Excerpted from Marla Alupoaicei's new book Your Intercultural Marriage (Moody Publishers, 2009)

"Often the difference between a successful marriage and a mediocre one consists of leaving about three or four things a day unsaid." ~ Harlan Miller

The more research I have done on intercultural marriage, the more I have realized that it has long been misunderstood by Christians. For thousands of years, scriptural principles have been misinterpreted and twisted to accommodate people's racial biases, prejudices, and personal agendas.

Perhaps the strongest misconception I've found is the idea that intercultural and interracial marriage were prohibited by God for racial, ethnic, or cultural reasons. This is not the case. Some of the wisest and most honored biblical heroes and heroines (including Moses, David, Esther, Ruth, Solomon, and Joseph) were involved in intercultural or interracial marriages—marriages that God approved of and blessed.

The Bible does contain some instances in which God warns His people not to intermarry with others, but this was always for spiritual reasons rather than for racial or cultural reasons. He wanted His people to keep themselves spiritually pure by not marrying people who worshipped idols or who engaged in other pagan practices. God does not prohibit marriage (intercultural or otherwise) except when it involves a Christian marrying a person who is not a Christian (2 Corinthians 6:14).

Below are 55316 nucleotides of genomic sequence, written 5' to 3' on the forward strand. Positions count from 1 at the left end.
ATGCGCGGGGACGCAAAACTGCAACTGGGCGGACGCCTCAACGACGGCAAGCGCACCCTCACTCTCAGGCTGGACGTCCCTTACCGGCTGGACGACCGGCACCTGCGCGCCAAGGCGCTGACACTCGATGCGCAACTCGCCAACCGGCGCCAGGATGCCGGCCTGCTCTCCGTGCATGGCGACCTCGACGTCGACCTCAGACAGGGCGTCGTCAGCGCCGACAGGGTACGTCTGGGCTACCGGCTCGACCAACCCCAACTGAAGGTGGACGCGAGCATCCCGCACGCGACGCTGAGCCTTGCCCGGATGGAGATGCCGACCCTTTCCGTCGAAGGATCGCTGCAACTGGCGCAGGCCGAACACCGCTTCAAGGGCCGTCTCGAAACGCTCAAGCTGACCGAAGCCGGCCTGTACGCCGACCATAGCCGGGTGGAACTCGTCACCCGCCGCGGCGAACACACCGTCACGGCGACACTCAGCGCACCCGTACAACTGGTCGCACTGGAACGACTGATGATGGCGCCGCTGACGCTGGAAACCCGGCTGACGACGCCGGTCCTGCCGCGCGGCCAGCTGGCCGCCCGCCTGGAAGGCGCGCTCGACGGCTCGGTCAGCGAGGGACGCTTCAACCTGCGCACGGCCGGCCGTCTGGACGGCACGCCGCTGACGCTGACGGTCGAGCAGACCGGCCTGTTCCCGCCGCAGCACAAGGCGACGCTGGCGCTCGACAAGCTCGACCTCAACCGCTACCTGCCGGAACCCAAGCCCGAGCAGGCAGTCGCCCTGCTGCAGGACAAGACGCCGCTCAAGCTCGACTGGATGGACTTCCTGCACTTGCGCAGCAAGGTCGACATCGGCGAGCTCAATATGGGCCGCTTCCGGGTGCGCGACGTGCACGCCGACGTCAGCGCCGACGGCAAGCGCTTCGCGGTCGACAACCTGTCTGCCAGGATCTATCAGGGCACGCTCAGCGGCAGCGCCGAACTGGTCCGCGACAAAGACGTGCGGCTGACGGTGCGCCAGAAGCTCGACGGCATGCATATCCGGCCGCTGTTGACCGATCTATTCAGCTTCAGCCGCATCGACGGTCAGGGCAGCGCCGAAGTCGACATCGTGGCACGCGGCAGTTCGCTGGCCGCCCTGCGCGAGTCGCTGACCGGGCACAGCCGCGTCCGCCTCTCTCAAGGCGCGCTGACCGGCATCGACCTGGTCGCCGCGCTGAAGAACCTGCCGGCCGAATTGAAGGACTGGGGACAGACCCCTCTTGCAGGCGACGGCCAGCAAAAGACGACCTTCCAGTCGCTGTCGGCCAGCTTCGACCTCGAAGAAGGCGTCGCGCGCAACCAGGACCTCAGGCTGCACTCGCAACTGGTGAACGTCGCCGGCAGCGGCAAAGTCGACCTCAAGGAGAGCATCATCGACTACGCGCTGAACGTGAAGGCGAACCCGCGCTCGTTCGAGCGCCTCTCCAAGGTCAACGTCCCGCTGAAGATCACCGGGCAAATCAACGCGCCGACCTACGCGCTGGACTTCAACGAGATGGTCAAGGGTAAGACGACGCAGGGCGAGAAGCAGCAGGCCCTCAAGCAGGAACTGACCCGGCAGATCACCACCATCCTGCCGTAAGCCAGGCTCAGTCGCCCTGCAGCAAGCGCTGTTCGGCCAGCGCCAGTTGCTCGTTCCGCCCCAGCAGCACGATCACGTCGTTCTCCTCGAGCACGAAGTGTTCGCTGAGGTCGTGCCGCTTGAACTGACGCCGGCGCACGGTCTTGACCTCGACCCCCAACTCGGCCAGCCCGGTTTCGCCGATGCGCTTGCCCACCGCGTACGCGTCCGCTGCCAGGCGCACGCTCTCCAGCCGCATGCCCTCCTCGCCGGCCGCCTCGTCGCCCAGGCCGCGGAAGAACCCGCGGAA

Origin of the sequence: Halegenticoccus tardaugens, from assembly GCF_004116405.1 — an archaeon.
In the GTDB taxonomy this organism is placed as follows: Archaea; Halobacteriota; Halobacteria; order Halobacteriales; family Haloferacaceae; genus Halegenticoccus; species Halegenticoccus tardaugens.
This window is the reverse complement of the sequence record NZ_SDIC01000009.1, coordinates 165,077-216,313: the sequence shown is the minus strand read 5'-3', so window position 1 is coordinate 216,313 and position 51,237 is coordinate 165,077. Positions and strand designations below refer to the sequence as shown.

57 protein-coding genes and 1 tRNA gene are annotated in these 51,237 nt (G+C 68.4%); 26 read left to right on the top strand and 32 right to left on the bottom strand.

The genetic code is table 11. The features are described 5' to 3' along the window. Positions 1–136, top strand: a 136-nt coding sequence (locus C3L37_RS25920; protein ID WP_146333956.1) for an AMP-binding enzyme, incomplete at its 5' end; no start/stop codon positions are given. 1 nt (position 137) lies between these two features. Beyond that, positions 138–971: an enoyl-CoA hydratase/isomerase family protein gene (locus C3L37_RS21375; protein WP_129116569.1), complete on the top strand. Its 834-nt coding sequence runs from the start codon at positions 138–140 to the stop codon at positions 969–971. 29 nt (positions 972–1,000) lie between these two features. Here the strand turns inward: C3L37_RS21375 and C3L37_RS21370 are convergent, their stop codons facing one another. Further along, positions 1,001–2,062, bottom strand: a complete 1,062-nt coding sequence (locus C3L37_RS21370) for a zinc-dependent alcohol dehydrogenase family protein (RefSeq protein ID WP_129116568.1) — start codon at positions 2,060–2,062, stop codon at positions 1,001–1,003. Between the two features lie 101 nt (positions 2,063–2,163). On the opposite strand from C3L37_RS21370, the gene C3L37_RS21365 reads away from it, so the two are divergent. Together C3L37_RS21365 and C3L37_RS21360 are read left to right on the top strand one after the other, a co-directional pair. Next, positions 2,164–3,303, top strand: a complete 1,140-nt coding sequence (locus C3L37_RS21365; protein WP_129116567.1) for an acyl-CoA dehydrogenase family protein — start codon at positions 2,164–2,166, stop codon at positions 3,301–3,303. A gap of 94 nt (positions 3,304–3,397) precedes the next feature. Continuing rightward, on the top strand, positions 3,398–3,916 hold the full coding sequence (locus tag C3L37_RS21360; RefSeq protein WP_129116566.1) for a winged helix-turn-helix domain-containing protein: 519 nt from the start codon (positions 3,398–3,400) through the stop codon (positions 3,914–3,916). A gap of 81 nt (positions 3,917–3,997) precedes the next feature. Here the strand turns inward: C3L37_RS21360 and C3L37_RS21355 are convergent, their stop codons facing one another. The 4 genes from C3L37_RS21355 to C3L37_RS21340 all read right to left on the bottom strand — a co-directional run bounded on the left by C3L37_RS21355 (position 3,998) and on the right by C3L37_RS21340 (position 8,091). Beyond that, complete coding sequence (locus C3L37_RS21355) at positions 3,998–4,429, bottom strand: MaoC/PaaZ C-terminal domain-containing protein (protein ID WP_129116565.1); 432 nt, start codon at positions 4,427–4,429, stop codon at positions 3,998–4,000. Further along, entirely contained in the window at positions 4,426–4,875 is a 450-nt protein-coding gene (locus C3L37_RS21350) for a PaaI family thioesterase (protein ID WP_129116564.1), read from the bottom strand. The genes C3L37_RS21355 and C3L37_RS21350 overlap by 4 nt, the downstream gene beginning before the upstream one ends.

One author on the Web site Bible.org writes,

God forbade the Israelites to intermarry with the Canaanites—the people of the land. (See Genesis 24:3; Exodus 34:10-17; Deuteronomy 7:3; Joshua 23:12-13; Ezra 9:2ff.) But intermarriage with all so-called foreigners was not prohibited (see Deuteronomy 21:10-13). We should recall that a number of foreigners (non-Israelites, by race) were a part of the promised line of Messiah, including Tamar (Genesis 38), Rahab (Joshua 2:1ff.), and Ruth (Book of Ruth). . . . Then there were the foreign wives of Solomon, which led to his downfall (1 Kings 11). It was not so much a matter of these women being foreign (non-Jewish by race), but a matter of these women worshipping foreign gods that was at issue. The concern was always that men's hearts would be turned from God to idols.

He continues, "In the New Testament, marrying an unbeliever (no matter what race) was forbidden (1 Corinthians 7:39; 2 Corinthians 6:14-18). It seems very clear that faith in Jesus Christ tears down racial barriers. . . . If marriage is a picture of the relationship of Jesus Christ to His bride, the church (all true believers), then marriage to a believer of another race simply pictures the fact that Jesus came to save Gentiles as well as Jews."2

God used marriage as the ultimate example of how faith, love, and grace can bring together believers of all races, tribes, and languages through a shared belief in Jesus Christ.

Intercultural Marriage in History